Putting People First

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July 2005
25 July 2005

When cell phones become oracles [Wired News]

Cell phones know whom you called and which calls you dodged, but they can also record where you went, how much sleep you got and predict what you’re going to do next.

At least, these are the capabilities of 100 customised phones given to students and employees at the Massachusetts Institute of Technology — and they may be coming soon to your cell phone.

The phones were part of Reality Mining, a Ph.D. project by MIT Media Lab researcher Nathan Eagle, who handed out the devices as a way to document the lives of students and employees of MIT, ranging from first-year undergrads and MBA students to Media Lab employees and professors.

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25 July 2005

London exhibition of designer hearing aids [BBC]

The UK’s largest charity for deaf people and a design magazine are launching an exhibition of futuristic hearing aids to make them more popular.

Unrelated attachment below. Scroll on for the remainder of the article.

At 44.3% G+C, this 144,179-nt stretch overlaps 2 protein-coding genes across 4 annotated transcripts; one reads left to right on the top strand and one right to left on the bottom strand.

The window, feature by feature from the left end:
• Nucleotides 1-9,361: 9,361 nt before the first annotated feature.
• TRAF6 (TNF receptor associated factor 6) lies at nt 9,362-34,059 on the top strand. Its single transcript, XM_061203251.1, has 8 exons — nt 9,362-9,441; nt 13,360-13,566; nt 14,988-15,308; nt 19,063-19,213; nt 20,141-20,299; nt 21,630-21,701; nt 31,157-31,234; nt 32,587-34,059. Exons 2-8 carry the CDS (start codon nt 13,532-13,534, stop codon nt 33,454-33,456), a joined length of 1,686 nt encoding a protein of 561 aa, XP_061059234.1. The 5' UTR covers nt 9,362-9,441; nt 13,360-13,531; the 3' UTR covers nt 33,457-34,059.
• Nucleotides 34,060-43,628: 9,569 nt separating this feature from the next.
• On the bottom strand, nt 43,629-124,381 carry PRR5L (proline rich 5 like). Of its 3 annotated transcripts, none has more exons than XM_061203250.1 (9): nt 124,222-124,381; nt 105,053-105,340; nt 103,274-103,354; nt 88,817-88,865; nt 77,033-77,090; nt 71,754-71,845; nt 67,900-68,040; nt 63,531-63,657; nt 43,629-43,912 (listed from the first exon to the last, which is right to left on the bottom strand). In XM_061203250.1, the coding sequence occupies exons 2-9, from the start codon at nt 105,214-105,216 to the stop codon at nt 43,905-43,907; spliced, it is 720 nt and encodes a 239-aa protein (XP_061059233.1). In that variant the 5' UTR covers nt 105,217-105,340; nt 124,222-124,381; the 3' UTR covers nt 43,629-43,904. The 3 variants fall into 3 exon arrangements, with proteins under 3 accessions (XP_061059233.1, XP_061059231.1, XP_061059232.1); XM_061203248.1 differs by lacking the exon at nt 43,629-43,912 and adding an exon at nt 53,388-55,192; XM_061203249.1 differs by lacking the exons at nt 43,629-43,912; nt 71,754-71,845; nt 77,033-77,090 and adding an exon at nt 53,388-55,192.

The show, called Hearwear, opens at the Victoria & Albert Museum in London this week.

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(Related story: The new look of hearing – Red Herring]

25 July 2005

Mobile phones boom in Tanzania [BBC]

The enormous growth of mobile phones in Tanzania is helping to close the digital divide between Africa and the West.

Mobile phones seem to have created a new sector of the economy, and some now wonder if the emphasis on the internet when looking at the digital divide was wrong-headed.

Len Waverman, an economics professor at London Business School, says: “The digital divide that we thought was really very big between Africa and the rest of us in the Western world is really diminishing, and it’s the mobile phones doing it, not the PC.”

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25 July 2005

Single gadget weaves phone, internet and media services [International Herald Tribune]